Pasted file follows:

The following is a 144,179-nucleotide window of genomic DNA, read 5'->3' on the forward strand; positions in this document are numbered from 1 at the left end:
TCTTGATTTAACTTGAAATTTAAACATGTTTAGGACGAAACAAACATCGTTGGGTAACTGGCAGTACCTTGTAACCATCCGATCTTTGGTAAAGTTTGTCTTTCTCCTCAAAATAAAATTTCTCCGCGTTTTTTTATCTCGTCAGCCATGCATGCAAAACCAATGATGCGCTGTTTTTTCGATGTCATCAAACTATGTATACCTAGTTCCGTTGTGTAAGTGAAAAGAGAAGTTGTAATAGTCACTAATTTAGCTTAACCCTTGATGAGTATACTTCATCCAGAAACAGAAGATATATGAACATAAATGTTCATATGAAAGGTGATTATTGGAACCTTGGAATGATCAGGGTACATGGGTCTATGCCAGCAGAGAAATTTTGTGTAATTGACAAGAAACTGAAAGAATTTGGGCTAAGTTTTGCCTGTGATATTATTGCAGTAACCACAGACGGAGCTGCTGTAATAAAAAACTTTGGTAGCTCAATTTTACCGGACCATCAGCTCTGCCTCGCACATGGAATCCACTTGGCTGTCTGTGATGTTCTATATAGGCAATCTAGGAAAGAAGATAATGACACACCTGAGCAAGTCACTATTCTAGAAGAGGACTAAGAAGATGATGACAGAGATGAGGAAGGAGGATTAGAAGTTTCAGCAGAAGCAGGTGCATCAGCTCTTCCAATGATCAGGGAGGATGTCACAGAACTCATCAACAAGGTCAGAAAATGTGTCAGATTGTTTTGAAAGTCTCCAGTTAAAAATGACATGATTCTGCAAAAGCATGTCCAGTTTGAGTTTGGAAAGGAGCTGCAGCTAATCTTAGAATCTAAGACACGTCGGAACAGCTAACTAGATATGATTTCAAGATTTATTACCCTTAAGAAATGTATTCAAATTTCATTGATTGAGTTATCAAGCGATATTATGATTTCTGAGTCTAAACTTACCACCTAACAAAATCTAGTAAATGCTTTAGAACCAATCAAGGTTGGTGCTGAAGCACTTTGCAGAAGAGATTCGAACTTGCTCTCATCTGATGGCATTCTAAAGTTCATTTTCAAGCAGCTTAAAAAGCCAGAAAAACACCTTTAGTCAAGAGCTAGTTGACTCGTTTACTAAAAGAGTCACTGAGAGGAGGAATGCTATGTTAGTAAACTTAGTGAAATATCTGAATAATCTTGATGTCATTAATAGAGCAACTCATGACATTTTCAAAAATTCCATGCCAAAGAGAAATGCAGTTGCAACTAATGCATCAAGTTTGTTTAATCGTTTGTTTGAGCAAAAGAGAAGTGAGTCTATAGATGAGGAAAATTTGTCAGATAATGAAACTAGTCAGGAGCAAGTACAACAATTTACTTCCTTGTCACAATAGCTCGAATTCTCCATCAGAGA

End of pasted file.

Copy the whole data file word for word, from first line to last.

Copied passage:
The following is a 144,179-nucleotide window of genomic DNA, read 5'->3' on the forward strand; positions in this document are numbered from 1 at the left end:
TCTTGATTTAACTTGAAATTTAAACATGTTTAGGACGAAACAAACATCGTTGGGTAACTGGCAGTACCTTGTAACCATCCGATCTTTGGTAAAGTTTGTCTTTCTCCTCAAAATAAAATTTCTCCGCGTTTTTTTATCTCGTCAGCCATGCATGCAAAACCAATGATGCGCTGTTTTTTCGATGTCATCAAACTATGTATACCTAGTTCCGTTGTGTAAGTGAAAAGAGAAGTTGTAATAGTCACTAATTTAGCTTAACCCTTGATGAGTATACTTCATCCAGAAACAGAAGATATATGAACATAAATGTTCATATGAAAGGTGATTATTGGAACCTTGGAATGATCAGGGTACATGGGTCTATGCCAGCAGAGAAATTTTGTGTAATTGACAAGAAACTGAAAGAATTTGGGCTAAGTTTTGCCTGTGATATTATTGCAGTAACCACAGACGGAGCTGCTGTAATAAAAAACTTTGGTAGCTCAATTTTACCGGACCATCAGCTCTGCCTCGCACATGGAATCCACTTGGCTGTCTGTGATGTTCTATATAGGCAATCTAGGAAAGAAGATAATGACACACCTGAGCAAGTCACTATTCTAGAAGAGGACTAAGAAGATGATGACAGAGATGAGGAAGGAGGATTAGAAGTTTCAGCAGAAGCAGGTGCATCAGCTCTTCCAATGATCAGGGAGGATGTCACAGAACTCATCAACAAGGTCAGAAAATGTGTCAGATTGTTTTGAAAGTCTCCAGTTAAAAATGACATGATTCTGCAAAAGCATGTCCAGTTTGAGTTTGGAAAGGAGCTGCAGCTAATCTTAGAATCTAAGACACGTCGGAACAGCTAACTAGATATGATTTCAAGATTTATTACCCTTAAGAAATGTATTCAAATTTCATTGATTGAGTTATCAAGCGATATTATGATTTCTGAGTCTAAACTTACCACCTAACAAAATCTAGTAAATGCTTTAGAACCAATCAAGGTTGGTGCTGAAGCACTTTGCAGAAGAGATTCGAACTTGCTCTCATCTGATGGCATTCTAAAGTTCATTTTCAAGCAGCTTAAAAAGCCAGAAAAACACCTTTAGTCAAGAGCTAGTTGACTCGTTTACTAAAAGAGTCACTGAGAGGAGGAATGCTATGTTAGTAAACTTAGTGAAATATCTGAATAATCTTGATGTCATTAATAGAGCAACTCATGACATTTTCAAAAATTCCATGCCAAAGAGAAATGCAGTTGCAACTAATGCATCAAGTTTGTTTAATCGTTTGTTTGAGCAAAAGAGAAGTGAGTCTATAGATGAGGAAAATTTGTCAGATAATGAAACTAGTCAGGAGCAAGTACAACAATTTACTTCCTTGTCACAATAGCTCGAATTCTCCATCAGAGA